One Minute Out – Mark Greaney

GORNJI CRNAČ, BOSNIA AND HERZEGOVINA The grandfather of six stood on his front porch, a cup of tea in hand as he looked out across the valley at the green hills, thinking of the old days. They didn’t seem so long ago, but still he often wondered where they had gone. The warm afternoon tired him, and he considered a nap before dinner. It was something an old man would think to do, and this bothered him a little, because he didn’t really consider himself old. At seventy-five he was in robust health for his age, but back when he was young he had been truly strong and able physically, as well as a man of great power in his community. But those days were long past. These days he lived here on this farm, never ever ventured off it, and he questioned if his labors in life had amounted to much of anything at all. Money was no problem—he had more than he could ever spend—but he often pondered his purpose here on Earth. He’d most definitely had a purpose once, a cause he believed in, but now life amounted to little more than his easy work, his occasional pleasures, and the strict rules he’d adopted to live out his days in quiet and in peace. Another day here, he told himself, reflecting on both the years and the decisions he’d made in life. Good decisions all, of this he was certain. He was not a man to harbor doubts about his actions. But he was painfully aware that the decisions he’d made had come with a high cost. The wet heat hanging in the still air tired him even more. He drank down the dregs of his tea, looking out over the lush green hills, contemplating his existence, and he made the final and resolute decision to go back inside the farmhouse to bed.

The old man’s eyesight was not good, but even if he’d had the vision he’d enjoyed in his prime, he would not have been able to see the sniper across the valley, dressed in a green foliage ghillie suit and lying in thick brush 470 meters away, holding the illuminated reticle of his rifle’s optic steady on the old man’s chest. The grandfather turned away from the vista before him, oblivious to the danger, and started back for the door to his large farmhouse. He put his hand on the latch, opened it, and stepped inside. There was no gunshot; only the single crow of a rooster broke the quiet of the valley. • • • Dammit, Gentry, take the fucking shot already. My finger comes off the trigger. My eye blinks and retracts from the scope. I thumb the safety, then lower my forehead down into the warm grass next to my weapon’s buttstock. Dude, you suck. I get like this.

Negative self-talk echoes through my brain when I don’t do what I should do, what I’ve told myself I must do. The voice is annoying, but the voice is right. Why didn’t I shoot that asshole when I had the chance? I’ve been lying in this sweltering, bug-infested overwatch for two days, my neck and upper back are killing me, and my mouth tastes like something crawled in there and died—a possibility I can’t really rule out. I’ve had my target in my twelve-power scope six times so far, and I could have taken him the first time, which would put me in Zagreb or Ljubljana or even Budapest by now. Shaved and fed and showered and safe. Instead I am right here, caked in thick layers of grime and sweat, lying in the itchy grass, and bitching at myself. I should be gone, and he should be dead. Retired Serbian general Ratko Babic may look innocent enough now, living quietly on this farm in Bosnia and Herzegovina, just northwest of the town of Mostar. But I know who he is. And I know what he did.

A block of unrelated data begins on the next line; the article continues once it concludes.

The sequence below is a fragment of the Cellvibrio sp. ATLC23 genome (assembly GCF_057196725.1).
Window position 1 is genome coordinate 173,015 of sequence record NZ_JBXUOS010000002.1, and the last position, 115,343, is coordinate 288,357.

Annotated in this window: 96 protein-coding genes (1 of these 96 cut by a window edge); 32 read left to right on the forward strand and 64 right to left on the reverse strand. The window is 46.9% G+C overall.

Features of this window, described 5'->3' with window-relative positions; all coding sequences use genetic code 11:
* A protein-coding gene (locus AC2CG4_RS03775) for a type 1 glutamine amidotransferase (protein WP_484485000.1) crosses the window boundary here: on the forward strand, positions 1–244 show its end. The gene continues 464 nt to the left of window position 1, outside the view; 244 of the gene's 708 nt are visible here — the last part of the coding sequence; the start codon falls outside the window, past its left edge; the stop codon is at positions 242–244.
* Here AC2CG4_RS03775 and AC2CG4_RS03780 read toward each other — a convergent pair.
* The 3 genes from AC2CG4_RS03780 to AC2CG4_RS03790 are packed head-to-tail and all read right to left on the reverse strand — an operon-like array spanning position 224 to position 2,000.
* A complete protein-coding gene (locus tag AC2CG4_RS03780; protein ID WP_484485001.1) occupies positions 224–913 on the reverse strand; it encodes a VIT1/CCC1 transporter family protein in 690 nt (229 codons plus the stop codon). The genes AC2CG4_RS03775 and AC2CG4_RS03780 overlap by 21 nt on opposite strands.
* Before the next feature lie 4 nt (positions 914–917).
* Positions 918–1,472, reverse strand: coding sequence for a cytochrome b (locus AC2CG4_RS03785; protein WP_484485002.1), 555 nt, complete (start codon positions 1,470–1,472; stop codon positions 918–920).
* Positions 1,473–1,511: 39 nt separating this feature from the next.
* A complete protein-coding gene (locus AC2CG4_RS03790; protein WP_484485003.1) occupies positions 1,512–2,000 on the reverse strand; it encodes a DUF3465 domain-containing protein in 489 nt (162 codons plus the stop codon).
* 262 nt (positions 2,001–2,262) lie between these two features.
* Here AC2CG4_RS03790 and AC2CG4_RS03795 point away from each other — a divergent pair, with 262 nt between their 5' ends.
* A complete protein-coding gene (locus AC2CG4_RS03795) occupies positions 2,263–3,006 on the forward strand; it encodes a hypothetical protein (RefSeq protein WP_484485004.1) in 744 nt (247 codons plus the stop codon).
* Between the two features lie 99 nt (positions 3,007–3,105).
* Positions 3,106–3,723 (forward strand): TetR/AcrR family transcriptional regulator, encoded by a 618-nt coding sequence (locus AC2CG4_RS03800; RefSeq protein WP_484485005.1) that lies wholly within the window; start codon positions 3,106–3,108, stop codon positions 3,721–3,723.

The old goat may be up to nothing more nefarious these days than harassing his chickens to lay more eggs, but twenty-five years ago, Ratko Babic was a household name, known the world over as one of the worst human beings on planet Earth. And for the past quarter century he has paid exactly no price for his actions. I don’t like that shit. He’s a war criminal, the perpetrator of acts of genocide, and personally responsible for orchestrating the mass execution of eight thousand men and boys over three days in the summer of 1995. I don’t like that shit, either. The UN wants him, NATO wants him, the International Criminal Court wants him, the families of his victims want him—and he’s slipped by them all. But now I want him, and that pretty much means Ratko’s fucked. Or else I’m fucked, because I can’t make myself shoot him at standoff distance. No, my dumb ass has to do this the hard way. I’m not holding fire because of any second thoughts; no, this bastard richly needs to die—but if I pop him from here with a .

300 Winchester Magnum round at 477 meters, then he’s going to drop like a sack of wet sand and die quickly and unaware, and the thought of that has been driving me crazy since the moment I first saw him. Eight thousand lives, plus. Torture. Rape. All because of that asshole on the other side of the valley. Me simply flipping his lights off, sight unseen, from a quarter mile away . that’s too good for him. So instead I’m going in. I’ll penetrate his property after nightfall, breach his wires, and sneak past those protecting him. I’ll make my way to wherever he sleeps, and then I’ll appear out of the darkness and let him feel my hot breath on his face while I end him.